Apple Smoked Turkey
1 12-14 lb turkey
.2 quarts apple juice
.1 lb brown sugar
.1 cup kosher salt
.3 quarts water
.3 oranges, quartered
.4 ounces fresh ginger, sliced thin
.15 whole cloves
.6 bay leaves
.6 large garlic cloves, crushed
Preparing the Brine
To prepare the brine I combined all of the ingredients (except the turkey) in a large stock pot. Over medium high heat, heat the brine until it is very hot and stir it until all of the salt and sugar has completely dissolved. Place the brine in the refrigerator until it is cold. Once the brine has cooled down to 40 or 45 degrees in the refrigerator it is time to add the turkey.
Before you add the turkey place a garbage bag inside of the container that will hold turkey and brine. This will make for an easy cleanup. I used a cooler to hold my turkey but you could also use a 5 gallon bucket if you wish. I brined this turkey over night for 16 hours.
The next day the turkey was ready to be removed from the brine. I removed the turkey and dried it with scott towels. I then placed the turkey in the refrigerator for 2 hours to air dry. This will help to make sure the skin is dry and result in a crispy skin.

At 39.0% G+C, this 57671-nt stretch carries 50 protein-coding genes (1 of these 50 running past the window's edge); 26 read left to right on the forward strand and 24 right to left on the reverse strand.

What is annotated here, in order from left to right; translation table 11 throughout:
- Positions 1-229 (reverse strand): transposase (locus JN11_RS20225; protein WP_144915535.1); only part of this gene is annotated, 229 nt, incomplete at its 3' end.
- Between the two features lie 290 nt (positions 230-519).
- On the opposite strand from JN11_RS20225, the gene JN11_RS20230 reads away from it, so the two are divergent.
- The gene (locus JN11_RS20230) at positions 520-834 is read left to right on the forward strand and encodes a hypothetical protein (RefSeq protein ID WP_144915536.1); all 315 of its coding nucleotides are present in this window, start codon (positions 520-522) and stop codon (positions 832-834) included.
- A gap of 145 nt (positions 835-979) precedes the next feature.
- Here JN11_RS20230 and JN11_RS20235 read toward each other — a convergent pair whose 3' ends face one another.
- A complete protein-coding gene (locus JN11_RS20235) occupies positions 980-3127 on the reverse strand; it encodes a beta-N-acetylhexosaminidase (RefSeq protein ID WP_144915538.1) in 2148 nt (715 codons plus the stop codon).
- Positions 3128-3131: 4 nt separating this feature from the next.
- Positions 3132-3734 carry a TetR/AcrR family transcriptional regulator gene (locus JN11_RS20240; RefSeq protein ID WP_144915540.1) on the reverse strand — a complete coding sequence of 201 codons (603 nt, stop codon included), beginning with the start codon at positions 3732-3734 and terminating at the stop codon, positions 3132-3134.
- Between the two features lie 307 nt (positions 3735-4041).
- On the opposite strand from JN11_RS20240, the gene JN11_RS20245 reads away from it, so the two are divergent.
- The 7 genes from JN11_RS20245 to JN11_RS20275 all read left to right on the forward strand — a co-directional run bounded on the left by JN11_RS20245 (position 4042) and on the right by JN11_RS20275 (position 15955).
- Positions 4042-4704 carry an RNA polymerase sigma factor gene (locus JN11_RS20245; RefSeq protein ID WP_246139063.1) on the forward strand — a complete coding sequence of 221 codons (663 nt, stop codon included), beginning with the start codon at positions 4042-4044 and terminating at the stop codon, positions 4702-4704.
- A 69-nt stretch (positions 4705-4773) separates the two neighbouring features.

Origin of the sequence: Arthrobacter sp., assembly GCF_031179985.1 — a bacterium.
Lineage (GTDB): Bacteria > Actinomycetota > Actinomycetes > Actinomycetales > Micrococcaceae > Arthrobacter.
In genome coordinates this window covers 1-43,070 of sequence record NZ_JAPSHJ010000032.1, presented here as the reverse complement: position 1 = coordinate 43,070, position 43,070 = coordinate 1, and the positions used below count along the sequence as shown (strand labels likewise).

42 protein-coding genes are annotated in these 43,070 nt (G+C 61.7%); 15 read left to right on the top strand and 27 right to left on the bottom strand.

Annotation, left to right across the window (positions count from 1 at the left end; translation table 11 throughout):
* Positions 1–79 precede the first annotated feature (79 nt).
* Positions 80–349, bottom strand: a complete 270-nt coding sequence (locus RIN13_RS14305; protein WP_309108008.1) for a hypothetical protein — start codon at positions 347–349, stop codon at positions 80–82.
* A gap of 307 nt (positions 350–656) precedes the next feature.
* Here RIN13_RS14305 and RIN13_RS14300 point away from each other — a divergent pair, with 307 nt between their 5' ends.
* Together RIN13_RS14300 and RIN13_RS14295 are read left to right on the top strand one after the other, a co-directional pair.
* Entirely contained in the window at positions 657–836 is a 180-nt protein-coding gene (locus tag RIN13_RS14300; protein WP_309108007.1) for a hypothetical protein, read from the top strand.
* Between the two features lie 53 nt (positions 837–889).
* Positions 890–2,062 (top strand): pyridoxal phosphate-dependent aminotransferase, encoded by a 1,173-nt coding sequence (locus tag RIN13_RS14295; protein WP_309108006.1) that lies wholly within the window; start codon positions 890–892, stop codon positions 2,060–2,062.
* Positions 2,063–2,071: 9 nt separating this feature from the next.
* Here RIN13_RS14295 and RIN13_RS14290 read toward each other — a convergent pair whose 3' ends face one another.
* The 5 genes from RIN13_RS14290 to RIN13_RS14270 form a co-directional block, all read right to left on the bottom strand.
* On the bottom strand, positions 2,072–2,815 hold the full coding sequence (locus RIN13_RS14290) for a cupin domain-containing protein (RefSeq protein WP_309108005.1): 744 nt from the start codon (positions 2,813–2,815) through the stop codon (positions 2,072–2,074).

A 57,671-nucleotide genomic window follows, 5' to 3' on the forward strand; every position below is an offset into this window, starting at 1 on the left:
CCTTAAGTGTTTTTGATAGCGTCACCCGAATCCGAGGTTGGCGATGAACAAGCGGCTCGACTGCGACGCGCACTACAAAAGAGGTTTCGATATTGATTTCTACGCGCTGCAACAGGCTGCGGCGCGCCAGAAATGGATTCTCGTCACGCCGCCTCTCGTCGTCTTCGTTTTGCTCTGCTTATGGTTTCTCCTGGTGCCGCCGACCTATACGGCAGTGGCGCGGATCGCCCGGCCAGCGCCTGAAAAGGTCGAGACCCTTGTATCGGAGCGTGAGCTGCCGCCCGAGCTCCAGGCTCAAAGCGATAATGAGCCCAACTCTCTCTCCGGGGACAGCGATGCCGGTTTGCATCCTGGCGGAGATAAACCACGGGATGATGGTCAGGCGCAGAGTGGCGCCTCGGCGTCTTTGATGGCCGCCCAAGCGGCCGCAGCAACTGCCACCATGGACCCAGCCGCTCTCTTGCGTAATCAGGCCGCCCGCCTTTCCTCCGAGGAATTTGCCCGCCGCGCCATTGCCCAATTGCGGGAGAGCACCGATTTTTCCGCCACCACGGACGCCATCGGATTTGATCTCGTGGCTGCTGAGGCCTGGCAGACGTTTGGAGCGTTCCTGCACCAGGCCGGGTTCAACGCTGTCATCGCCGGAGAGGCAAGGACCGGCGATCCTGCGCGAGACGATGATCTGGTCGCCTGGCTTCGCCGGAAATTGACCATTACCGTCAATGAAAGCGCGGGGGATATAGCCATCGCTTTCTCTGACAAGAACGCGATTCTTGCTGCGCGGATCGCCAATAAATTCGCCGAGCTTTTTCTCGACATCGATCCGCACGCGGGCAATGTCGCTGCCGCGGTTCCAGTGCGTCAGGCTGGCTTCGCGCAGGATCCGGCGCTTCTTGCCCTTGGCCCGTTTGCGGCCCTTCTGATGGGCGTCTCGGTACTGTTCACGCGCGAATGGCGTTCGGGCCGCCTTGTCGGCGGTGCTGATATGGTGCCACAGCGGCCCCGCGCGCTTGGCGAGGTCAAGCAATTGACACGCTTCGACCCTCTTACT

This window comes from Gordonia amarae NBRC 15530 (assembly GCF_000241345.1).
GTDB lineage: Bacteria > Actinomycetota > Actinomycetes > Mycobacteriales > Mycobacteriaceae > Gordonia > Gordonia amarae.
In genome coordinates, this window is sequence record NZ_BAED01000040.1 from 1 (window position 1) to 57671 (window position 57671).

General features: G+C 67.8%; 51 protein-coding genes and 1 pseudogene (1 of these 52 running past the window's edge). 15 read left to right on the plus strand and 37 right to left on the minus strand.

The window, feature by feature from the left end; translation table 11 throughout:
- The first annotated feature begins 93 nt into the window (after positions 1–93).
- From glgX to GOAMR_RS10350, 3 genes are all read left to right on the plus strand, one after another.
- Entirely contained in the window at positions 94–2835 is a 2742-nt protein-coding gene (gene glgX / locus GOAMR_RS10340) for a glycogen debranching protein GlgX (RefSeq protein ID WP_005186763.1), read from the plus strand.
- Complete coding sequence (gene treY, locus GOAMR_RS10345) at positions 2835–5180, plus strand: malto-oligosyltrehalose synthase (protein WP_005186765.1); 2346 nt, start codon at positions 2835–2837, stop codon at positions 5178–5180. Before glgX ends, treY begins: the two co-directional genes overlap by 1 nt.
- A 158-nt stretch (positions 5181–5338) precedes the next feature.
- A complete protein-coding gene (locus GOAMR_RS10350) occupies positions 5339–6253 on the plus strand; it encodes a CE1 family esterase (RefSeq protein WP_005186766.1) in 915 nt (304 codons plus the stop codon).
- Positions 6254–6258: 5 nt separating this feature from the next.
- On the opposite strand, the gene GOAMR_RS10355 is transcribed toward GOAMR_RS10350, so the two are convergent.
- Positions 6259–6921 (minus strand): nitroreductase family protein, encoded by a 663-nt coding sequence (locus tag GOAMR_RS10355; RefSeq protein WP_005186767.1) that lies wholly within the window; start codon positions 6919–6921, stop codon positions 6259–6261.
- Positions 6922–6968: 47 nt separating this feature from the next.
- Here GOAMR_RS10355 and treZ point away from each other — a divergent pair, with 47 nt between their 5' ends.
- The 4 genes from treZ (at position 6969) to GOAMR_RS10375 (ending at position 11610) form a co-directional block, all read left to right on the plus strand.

After 2 hours I fired up the cooker with charcoal and a few apple wood logs. I let the temps rise to 350 degrees and put the turkey onto the cooker. This turkey cooked for about 3.5 hours. I removed it from the cooker when the internal temperature of the thigh was 178 degrees. I tented the turkey in foil and let it rest for 30 minutes before carving. In this time the internal temp of the thigh rose to 182 degrees. 2 degrees above my target temp.
Time To Eat!
After a 30 minute rest it was time to carve the turkey. The turkey was moist, the dark meat was very flavorful with lots of subtle smoke flavor. The turkey was fantastic and we now cook turkeys about once every 2 months!
Pairs Well With
Turkey is not only for Thanksgiving and after trying this recipe you will understand why turkey should be a year round food! This 12lb turkey is brined over night then air air dried in the refrigerator for several hours. Once dry the turkey is cooked using apple wood at 325 degrees on the Backyard cooker for about 3 hours or until internal temperatures reach 180 degrees in the thigh. Turkey is a very lean bird and the brining process ensures that the turkey will not dry out while cooking and when served will be one of the most juicy turkeys you have ever tried. Below is the brine recipes I used. The original version of this brine can be found